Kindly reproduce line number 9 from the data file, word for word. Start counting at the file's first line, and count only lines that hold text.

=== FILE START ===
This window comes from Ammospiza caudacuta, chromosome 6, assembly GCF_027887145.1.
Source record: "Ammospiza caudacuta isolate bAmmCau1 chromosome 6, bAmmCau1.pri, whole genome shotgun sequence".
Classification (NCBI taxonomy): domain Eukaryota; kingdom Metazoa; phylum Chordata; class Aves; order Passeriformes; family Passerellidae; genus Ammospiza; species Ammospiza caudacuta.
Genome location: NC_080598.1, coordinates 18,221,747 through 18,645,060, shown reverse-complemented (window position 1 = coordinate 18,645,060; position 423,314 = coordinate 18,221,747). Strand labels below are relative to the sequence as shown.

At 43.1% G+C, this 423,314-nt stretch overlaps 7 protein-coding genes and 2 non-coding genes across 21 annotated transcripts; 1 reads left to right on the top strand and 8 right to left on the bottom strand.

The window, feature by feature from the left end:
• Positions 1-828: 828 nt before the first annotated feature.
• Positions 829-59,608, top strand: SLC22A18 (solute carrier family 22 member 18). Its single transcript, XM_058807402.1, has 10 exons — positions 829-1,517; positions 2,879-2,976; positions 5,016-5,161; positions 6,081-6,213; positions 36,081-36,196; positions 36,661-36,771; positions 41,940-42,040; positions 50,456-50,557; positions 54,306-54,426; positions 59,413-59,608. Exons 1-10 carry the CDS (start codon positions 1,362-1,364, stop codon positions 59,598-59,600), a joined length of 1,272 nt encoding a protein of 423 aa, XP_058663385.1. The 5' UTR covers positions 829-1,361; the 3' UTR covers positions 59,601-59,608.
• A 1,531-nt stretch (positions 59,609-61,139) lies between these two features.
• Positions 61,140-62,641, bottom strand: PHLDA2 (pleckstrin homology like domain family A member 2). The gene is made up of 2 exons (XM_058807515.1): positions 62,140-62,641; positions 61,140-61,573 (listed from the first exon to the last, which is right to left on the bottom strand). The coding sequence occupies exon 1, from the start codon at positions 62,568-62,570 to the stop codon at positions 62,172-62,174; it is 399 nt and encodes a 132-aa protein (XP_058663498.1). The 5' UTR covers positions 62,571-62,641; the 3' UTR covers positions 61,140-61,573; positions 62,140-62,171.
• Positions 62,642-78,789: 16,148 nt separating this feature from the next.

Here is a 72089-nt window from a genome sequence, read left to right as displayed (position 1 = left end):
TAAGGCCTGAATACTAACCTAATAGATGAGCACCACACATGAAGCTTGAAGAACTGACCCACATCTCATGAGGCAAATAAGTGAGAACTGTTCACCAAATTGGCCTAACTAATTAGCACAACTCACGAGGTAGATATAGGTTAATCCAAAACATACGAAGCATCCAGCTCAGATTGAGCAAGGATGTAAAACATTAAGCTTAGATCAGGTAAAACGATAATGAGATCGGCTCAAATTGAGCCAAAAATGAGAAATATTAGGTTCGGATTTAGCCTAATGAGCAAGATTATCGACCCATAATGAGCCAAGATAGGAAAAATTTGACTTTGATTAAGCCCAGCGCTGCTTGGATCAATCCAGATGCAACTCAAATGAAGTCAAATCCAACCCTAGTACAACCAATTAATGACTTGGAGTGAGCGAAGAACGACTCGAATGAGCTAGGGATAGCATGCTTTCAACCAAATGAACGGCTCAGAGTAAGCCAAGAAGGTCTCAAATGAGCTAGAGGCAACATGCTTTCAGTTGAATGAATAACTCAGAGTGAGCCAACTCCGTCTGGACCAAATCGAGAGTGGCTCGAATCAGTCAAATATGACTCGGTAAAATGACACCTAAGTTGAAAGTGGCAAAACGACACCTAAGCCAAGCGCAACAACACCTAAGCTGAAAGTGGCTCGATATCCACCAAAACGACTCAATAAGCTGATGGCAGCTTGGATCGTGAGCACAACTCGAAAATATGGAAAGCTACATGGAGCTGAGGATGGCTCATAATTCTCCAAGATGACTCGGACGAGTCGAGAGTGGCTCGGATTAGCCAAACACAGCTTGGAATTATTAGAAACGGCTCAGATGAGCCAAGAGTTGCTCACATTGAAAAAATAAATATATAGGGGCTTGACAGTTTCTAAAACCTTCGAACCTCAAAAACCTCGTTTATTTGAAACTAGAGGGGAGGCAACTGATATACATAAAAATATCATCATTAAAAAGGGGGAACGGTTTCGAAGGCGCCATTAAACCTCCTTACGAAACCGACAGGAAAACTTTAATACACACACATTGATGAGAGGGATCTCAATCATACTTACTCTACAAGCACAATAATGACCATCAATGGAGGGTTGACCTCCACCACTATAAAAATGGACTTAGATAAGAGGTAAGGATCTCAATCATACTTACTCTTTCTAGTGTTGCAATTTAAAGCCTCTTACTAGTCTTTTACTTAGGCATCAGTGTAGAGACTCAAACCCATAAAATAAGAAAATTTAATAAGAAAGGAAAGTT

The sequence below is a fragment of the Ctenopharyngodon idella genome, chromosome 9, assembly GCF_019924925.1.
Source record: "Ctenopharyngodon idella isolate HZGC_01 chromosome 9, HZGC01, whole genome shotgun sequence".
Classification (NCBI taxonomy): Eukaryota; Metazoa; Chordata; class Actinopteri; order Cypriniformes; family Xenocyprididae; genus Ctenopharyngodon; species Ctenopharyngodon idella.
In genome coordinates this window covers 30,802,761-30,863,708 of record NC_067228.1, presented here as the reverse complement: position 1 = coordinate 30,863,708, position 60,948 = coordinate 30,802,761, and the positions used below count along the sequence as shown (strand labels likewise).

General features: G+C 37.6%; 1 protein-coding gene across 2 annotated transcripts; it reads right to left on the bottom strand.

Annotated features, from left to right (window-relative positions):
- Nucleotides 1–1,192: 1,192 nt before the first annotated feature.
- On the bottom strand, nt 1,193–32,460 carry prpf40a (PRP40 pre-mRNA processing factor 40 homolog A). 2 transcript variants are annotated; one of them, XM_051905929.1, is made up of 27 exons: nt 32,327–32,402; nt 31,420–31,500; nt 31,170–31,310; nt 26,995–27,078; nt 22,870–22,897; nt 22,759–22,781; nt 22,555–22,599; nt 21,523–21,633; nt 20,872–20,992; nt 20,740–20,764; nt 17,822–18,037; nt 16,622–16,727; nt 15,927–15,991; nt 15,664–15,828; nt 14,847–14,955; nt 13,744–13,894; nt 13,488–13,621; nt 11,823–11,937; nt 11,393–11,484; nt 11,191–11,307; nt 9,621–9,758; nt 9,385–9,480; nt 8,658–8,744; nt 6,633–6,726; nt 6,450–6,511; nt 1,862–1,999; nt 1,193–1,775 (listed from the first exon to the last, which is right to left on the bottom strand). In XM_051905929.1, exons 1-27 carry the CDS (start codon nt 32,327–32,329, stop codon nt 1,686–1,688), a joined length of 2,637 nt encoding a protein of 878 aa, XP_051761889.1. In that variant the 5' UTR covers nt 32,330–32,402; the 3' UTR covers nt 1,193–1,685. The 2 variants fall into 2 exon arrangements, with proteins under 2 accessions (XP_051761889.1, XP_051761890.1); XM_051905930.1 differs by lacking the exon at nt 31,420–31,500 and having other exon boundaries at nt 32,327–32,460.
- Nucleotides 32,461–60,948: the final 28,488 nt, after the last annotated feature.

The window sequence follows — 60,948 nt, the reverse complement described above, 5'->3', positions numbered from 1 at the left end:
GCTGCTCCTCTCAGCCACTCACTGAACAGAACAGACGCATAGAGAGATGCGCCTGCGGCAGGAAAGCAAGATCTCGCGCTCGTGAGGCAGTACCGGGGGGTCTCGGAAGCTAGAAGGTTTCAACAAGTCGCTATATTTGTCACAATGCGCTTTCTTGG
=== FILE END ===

• A 1,531-nt stretch (positions 59,609-61,139) lies between these two features.